Courtesy Photo

“I’ll be your opening act,” said James Vincent McMorrow by way of introduction, before playing his new, brooding, experimental album True Care from start to finish. Looking eerily like a Van Gogh self-portrait, with his ginger facial hair and broad-brimmed straw hat, the Irish singer/songwriter received a boisterous reception from the audience. “You guys will ‘woo’ at anything!” he chuckled.

The 15-track album translated surprisingly well to a live show, despite technical difficulties at the beginning. McMorrow’s reedy, soulful vocals and introspective lyrics carried well into his new, synth-lined sound, his folk-rock roots mingling with mixed beats and vocal distortions of contemporary R&B. With eyes closed and hands shaking, McMorrow gave a passionate performance; he was particularly captivating on “National,” “Constellations,” and “Change of Heart,” which each escalated, stormy and howling, into an impressive show of vocal range and strength.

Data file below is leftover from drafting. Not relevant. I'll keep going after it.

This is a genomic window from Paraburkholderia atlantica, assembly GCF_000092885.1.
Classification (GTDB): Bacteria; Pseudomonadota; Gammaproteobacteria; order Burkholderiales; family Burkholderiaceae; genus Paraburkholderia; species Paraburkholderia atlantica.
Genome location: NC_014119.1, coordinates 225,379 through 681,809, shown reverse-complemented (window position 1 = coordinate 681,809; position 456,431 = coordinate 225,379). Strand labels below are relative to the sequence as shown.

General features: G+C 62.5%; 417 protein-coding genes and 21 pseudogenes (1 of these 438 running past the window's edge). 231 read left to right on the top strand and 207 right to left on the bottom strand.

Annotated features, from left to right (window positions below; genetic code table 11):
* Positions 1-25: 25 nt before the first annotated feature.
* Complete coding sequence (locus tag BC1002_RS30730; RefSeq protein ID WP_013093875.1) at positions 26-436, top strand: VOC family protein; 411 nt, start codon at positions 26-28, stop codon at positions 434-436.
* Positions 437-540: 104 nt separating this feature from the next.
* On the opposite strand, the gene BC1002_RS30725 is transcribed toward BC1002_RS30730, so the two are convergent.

After an intermission, McMorrow took his fans through favorites from his previous three albums. Integral to the two-and-a-half-hour performance was the tight vocal backup of his band’s four members, who each, like McMorrow, switched between several instruments throughout the show.

After his Saturday Lobero show, McMorrow jetted to San Francisco, where Indy staff saw him perform for a much larger, less intimate crowd at Outside Lands music festival on Sunday afternoon.


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